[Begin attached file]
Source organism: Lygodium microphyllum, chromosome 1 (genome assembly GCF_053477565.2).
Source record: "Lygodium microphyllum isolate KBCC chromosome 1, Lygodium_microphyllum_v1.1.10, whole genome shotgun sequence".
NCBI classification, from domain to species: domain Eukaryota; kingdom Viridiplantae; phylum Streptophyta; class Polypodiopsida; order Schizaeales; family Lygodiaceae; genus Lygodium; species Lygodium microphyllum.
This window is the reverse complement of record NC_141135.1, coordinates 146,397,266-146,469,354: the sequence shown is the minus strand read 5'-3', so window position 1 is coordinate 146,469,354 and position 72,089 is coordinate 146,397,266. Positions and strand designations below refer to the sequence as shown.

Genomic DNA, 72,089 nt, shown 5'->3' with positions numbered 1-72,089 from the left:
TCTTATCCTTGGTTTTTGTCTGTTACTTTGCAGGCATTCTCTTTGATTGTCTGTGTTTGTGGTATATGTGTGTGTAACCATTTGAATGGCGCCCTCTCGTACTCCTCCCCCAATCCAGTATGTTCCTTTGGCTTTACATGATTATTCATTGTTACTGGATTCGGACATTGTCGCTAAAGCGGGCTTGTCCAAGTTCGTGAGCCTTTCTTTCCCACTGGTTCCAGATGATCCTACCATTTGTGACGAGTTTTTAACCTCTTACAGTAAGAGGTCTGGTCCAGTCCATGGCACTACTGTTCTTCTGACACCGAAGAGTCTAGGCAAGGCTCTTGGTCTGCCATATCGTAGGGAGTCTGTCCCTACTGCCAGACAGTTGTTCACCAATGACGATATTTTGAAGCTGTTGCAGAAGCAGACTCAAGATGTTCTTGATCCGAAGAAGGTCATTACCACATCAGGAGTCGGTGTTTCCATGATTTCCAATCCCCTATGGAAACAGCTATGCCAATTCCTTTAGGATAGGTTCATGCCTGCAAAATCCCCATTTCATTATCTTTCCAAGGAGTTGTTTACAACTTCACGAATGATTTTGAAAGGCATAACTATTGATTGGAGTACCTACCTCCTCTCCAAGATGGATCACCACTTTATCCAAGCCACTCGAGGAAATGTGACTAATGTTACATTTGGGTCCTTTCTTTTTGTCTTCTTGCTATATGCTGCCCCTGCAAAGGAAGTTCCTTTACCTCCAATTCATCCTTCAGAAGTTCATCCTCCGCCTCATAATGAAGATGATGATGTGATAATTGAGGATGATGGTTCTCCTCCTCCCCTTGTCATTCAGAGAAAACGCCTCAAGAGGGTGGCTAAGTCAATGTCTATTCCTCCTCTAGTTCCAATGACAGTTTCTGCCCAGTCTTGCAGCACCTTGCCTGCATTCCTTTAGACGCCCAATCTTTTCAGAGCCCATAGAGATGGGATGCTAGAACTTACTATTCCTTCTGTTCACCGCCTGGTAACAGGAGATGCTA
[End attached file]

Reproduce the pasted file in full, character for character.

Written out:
Source organism: Lygodium microphyllum, chromosome 1 (genome assembly GCF_053477565.2).
Source record: "Lygodium microphyllum isolate KBCC chromosome 1, Lygodium_microphyllum_v1.1.10, whole genome shotgun sequence".
NCBI classification, from domain to species: domain Eukaryota; kingdom Viridiplantae; phylum Streptophyta; class Polypodiopsida; order Schizaeales; family Lygodiaceae; genus Lygodium; species Lygodium microphyllum.
This window is the reverse complement of record NC_141135.1, coordinates 146,397,266-146,469,354: the sequence shown is the minus strand read 5'-3', so window position 1 is coordinate 146,469,354 and position 72,089 is coordinate 146,397,266. Positions and strand designations below refer to the sequence as shown.

Genomic DNA, 72,089 nt, shown 5'->3' with positions numbered 1-72,089 from the left:
TCTTATCCTTGGTTTTTGTCTGTTACTTTGCAGGCATTCTCTTTGATTGTCTGTGTTTGTGGTATATGTGTGTGTAACCATTTGAATGGCGCCCTCTCGTACTCCTCCCCCAATCCAGTATGTTCCTTTGGCTTTACATGATTATTCATTGTTACTGGATTCGGACATTGTCGCTAAAGCGGGCTTGTCCAAGTTCGTGAGCCTTTCTTTCCCACTGGTTCCAGATGATCCTACCATTTGTGACGAGTTTTTAACCTCTTACAGTAAGAGGTCTGGTCCAGTCCATGGCACTACTGTTCTTCTGACACCGAAGAGTCTAGGCAAGGCTCTTGGTCTGCCATATCGTAGGGAGTCTGTCCCTACTGCCAGACAGTTGTTCACCAATGACGATATTTTGAAGCTGTTGCAGAAGCAGACTCAAGATGTTCTTGATCCGAAGAAGGTCATTACCACATCAGGAGTCGGTGTTTCCATGATTTCCAATCCCCTATGGAAACAGCTATGCCAATTCCTTTAGGATAGGTTCATGCCTGCAAAATCCCCATTTCATTATCTTTCCAAGGAGTTGTTTACAACTTCACGAATGATTTTGAAAGGCATAACTATTGATTGGAGTACCTACCTCCTCTCCAAGATGGATCACCACTTTATCCAAGCCACTCGAGGAAATGTGACTAATGTTACATTTGGGTCCTTTCTTTTTGTCTTCTTGCTATATGCTGCCCCTGCAAAGGAAGTTCCTTTACCTCCAATTCATCCTTCAGAAGTTCATCCTCCGCCTCATAATGAAGATGATGATGTGATAATTGAGGATGATGGTTCTCCTCCTCCCCTTGTCATTCAGAGAAAACGCCTCAAGAGGGTGGCTAAGTCAATGTCTATTCCTCCTCTAGTTCCAATGACAGTTTCTGCCCAGTCTTGCAGCACCTTGCCTGCATTCCTTTAGACGCCCAATCTTTTCAGAGCCCATAGAGATGGGATGCTAGAACTTACTATTCCTTCTGTTCACCGCCTGGTAACAGGAGATGCTA